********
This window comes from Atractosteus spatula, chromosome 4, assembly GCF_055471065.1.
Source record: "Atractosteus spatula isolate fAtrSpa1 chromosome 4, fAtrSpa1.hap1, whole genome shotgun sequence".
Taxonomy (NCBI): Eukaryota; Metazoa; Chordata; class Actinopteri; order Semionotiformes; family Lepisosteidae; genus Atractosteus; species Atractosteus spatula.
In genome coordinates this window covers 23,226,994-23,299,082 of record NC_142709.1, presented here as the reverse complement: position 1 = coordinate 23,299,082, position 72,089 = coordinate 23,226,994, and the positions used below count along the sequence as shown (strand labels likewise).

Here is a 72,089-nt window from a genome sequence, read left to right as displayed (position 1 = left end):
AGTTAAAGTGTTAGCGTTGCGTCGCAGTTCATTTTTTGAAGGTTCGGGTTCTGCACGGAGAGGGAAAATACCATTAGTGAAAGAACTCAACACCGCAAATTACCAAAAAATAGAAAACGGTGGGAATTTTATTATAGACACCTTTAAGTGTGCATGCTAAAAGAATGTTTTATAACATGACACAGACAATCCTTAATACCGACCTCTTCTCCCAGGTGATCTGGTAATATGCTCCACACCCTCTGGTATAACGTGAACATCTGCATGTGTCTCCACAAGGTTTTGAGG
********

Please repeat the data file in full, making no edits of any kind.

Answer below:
This window comes from Atractosteus spatula, chromosome 4, assembly GCF_055471065.1.
Source record: "Atractosteus spatula isolate fAtrSpa1 chromosome 4, fAtrSpa1.hap1, whole genome shotgun sequence".
Taxonomy (NCBI): Eukaryota; Metazoa; Chordata; class Actinopteri; order Semionotiformes; family Lepisosteidae; genus Atractosteus; species Atractosteus spatula.
In genome coordinates this window covers 23,226,994-23,299,082 of record NC_142709.1, presented here as the reverse complement: position 1 = coordinate 23,299,082, position 72,089 = coordinate 23,226,994, and the positions used below count along the sequence as shown (strand labels likewise).

Here is a 72,089-nt window from a genome sequence, read left to right as displayed (position 1 = left end):
AGTTAAAGTGTTAGCGTTGCGTCGCAGTTCATTTTTTGAAGGTTCGGGTTCTGCACGGAGAGGGAAAATACCATTAGTGAAAGAACTCAACACCGCAAATTACCAAAAAATAGAAAACGGTGGGAATTTTATTATAGACACCTTTAAGTGTGCATGCTAAAAGAATGTTTTATAACATGACACAGACAATCCTTAATACCGACCTCTTCTCCCAGGTGATCTGGTAATATGCTCCACACCCTCTGGTATAACGTGAACATCTGCATGTGTCTCCACAAGGTTTTGAGG